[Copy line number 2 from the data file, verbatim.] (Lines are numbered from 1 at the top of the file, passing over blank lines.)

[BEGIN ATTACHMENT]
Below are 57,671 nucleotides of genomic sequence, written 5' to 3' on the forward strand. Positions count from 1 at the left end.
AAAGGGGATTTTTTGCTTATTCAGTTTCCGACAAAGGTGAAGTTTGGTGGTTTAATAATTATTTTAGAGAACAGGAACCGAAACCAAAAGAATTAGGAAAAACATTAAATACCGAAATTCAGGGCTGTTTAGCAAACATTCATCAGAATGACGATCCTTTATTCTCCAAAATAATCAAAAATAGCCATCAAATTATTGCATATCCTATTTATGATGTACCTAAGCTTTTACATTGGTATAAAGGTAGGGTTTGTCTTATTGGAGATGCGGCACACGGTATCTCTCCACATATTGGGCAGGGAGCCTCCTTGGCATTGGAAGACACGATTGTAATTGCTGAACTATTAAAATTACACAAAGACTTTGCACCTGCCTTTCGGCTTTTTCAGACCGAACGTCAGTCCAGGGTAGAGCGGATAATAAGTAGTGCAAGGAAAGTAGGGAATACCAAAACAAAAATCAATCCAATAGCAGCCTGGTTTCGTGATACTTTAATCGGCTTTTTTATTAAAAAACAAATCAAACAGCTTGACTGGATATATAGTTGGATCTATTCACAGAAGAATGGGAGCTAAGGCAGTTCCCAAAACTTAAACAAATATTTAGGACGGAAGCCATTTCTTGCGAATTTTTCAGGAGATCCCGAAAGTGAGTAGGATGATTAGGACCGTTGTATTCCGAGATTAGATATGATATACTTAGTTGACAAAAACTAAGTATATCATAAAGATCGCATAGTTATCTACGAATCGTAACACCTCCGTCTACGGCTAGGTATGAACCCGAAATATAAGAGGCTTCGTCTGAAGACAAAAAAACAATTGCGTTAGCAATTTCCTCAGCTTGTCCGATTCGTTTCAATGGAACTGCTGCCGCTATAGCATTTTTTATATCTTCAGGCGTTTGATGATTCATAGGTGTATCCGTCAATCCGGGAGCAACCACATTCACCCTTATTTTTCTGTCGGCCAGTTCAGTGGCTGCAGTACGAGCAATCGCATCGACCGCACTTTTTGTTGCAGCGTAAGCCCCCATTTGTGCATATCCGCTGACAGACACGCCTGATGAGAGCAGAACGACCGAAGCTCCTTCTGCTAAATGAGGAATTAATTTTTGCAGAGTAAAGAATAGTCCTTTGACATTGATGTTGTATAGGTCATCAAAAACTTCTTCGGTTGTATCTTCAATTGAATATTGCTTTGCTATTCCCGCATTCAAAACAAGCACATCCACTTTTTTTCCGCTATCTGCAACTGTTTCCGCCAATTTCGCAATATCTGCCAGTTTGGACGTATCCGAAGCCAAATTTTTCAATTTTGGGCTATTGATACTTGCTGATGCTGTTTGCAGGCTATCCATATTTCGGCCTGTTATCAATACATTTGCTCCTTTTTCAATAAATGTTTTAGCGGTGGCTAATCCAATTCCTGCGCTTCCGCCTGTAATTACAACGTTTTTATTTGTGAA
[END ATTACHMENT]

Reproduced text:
AAAGGGGATTTTTTGCTTATTCAGTTTCCGACAAAGGTGAAGTTTGGTGGTTTAATAATTATTTTAGAGAACAGGAACCGAAACCAAAAGAATTAGGAAAAACATTAAATACCGAAATTCAGGGCTGTTTAGCAAACATTCATCAGAATGACGATCCTTTATTCTCCAAAATAATCAAAAATAGCCATCAAATTATTGCATATCCTATTTATGATGTACCTAAGCTTTTACATTGGTATAAAGGTAGGGTTTGTCTTATTGGAGATGCGGCACACGGTATCTCTCCACATATTGGGCAGGGAGCCTCCTTGGCATTGGAAGACACGATTGTAATTGCTGAACTATTAAAATTACACAAAGACTTTGCACCTGCCTTTCGGCTTTTTCAGACCGAACGTCAGTCCAGGGTAGAGCGGATAATAAGTAGTGCAAGGAAAGTAGGGAATACCAAAACAAAAATCAATCCAATAGCAGCCTGGTTTCGTGATACTTTAATCGGCTTTTTTATTAAAAAACAAATCAAACAGCTTGACTGGATATATAGTTGGATCTATTCACAGAAGAATGGGAGCTAAGGCAGTTCCCAAAACTTAAACAAATATTTAGGACGGAAGCCATTTCTTGCGAATTTTTCAGGAGATCCCGAAAGTGAGTAGGATGATTAGGACCGTTGTATTCCGAGATTAGATATGATATACTTAGTTGACAAAAACTAAGTATATCATAAAGATCGCATAGTTATCTACGAATCGTAACACCTCCGTCTACGGCTAGGTATGAACCCGAAATATAAGAGGCTTCGTCTGAAGACAAAAAAACAATTGCGTTAGCAATTTCCTCAGCTTGTCCGATTCGTTTCAATGGAACTGCTGCCGCTATAGCATTTTTTATATCTTCAGGCGTTTGATGATTCATAGGTGTATCCGTCAATCCGGGAGCAACCACATTCACCCTTATTTTTCTGTCGGCCAGTTCAGTGGCTGCAGTACGAGCAATCGCATCGACCGCACTTTTTGTTGCAGCGTAAGCCCCCATTTGTGCATATCCGCTGACAGACACGCCTGATGAGAGCAGAACGACCGAAGCTCCTTCTGCTAAATGAGGAATTAATTTTTGCAGAGTAAAGAATAGTCCTTTGACATTGATGTTGTATAGGTCATCAAAAACTTCTTCGGTTGTATCTTCAATTGAATATTGCTTTGCTATTCCCGCATTCAAAACAAGCACATCCACTTTTTTTCCGCTATCTGCAACTGTTTCCGCCAATTTCGCAATATCTGCCAGTTTGGACGTATCCGAAGCCAAATTTTTCAATTTTGGGCTATTGATACTTGCTGATGCTGTTTGCAGGCTATCCATATTTCGGCCTGTTATCAATACATTTGCTCCTTTTTCAATAAATGTTTTAGCGGTGGCTAATCCAATTCCTGCGCTTCCGCCTGTAATTACAACGTTTTTATTTGTGAA